Blaine businesses celebrated the end of three months of limitations on indoor dining as Whatcom County moved to Phase 2 Sunday, allowing restaurants to open at 25 percent capacity.
Miguel Ramos, owner of Paso Del Norte, said although he has less staff than before, he has been busy since indoor dining reopened.
“People are coming in like crazy,” he said.
Ramos said he was spending between $37 and $47 a day on propane to heat his outdoor patio because he could not open under the open-air guidelines due to the weather.
Despite indoor dining being open, Ramos said he is unsure if it will impact his business significantly, citing decreased traffic through town with the U.S./Canada border closed.
“We are a border town,” he said. “We need the border open.”
Restaurants can now serve groups of no more than six people, from no more than two households for dine-in services. However, bars that serve only drinks, and no food, must remain closed. This is the first time indoor dining has been allowed in the county since mid-November, when governor Jay Inslee issued state-wide shutdowns on all indoor gatherings to mitigate the spread of Covid-19.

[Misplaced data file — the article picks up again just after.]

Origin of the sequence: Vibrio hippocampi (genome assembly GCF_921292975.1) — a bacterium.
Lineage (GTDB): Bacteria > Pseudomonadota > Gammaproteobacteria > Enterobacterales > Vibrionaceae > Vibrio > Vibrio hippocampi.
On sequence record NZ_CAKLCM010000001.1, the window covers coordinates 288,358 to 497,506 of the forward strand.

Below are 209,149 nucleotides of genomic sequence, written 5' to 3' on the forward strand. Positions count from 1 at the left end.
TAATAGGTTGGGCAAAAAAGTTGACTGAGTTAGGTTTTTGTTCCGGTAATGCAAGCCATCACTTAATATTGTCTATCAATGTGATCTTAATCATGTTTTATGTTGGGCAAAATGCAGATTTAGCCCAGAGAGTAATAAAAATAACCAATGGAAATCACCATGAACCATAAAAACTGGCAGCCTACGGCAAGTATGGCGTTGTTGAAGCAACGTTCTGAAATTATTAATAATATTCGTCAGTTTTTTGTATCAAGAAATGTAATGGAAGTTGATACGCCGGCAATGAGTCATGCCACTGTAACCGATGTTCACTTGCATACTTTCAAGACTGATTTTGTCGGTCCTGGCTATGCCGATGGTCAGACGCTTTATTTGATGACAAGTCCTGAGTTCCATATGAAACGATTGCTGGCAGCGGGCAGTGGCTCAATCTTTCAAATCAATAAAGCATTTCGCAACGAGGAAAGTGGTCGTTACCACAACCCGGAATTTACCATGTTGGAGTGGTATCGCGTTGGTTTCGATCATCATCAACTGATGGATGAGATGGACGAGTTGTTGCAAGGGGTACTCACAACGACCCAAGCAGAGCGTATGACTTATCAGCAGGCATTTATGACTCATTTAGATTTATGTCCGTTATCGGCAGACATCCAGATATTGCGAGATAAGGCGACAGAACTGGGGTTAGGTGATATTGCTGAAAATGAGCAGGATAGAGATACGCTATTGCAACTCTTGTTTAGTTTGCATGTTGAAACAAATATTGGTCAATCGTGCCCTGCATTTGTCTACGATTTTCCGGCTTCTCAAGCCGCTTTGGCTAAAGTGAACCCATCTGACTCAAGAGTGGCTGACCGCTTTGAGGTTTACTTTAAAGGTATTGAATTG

Rustic Fork owner Gary Slavin said since reopening indoors, he has doubled his seating capacity, with both his indoor and outdoor dining reservations filling up. Slavin previously said he was not able to meet the open air requirements to open inside under the open air guidelines.
The move was praised by Anthony Anton, Washington State Hospitality Association CEO, who said, in a press release, the association would begin working with the governor on a path to 50 percent capacity for businesses.
The change coincided with Valentine’s Day, annually one the busiest days for restaurants. Restaurants have been hard hit over the last few months. Third quarter total gross income for restaurants in 2020 is down nearly a trillion dollars from previous years, according to the state Department of Revenue.
Since January, restaurants in Phase 1 had only been able to operate with indoor dining if they followed open-air guidelines. To be eligible, restaurants had to allow sufficient outside airflow through a permeable wall. This required businesses to monitor carbon dioxide levels as an airflow indicator, and keep windows and doors open.
Although the open-air guidelines were eased from the original Phase 1 plan, which prohibited indoor dining, it was not a complete solution for all business owners.
Tony’s Tavern, which did not have outdoor dining, had to close several times due to cold weather and Covid-19 restrictions, said co-owner Nicole McDonald.
McDonald said she is happy about the phase change, and the restaurant has had good business since reopening, but said the unpredictability of restrictions makes operating the restaurant difficult. She said she is in the process of setting up outside dining if the region regresses.
“Twenty-five percent [capacity] isn’t a lot, but hopefully we keep moving forward,” she said.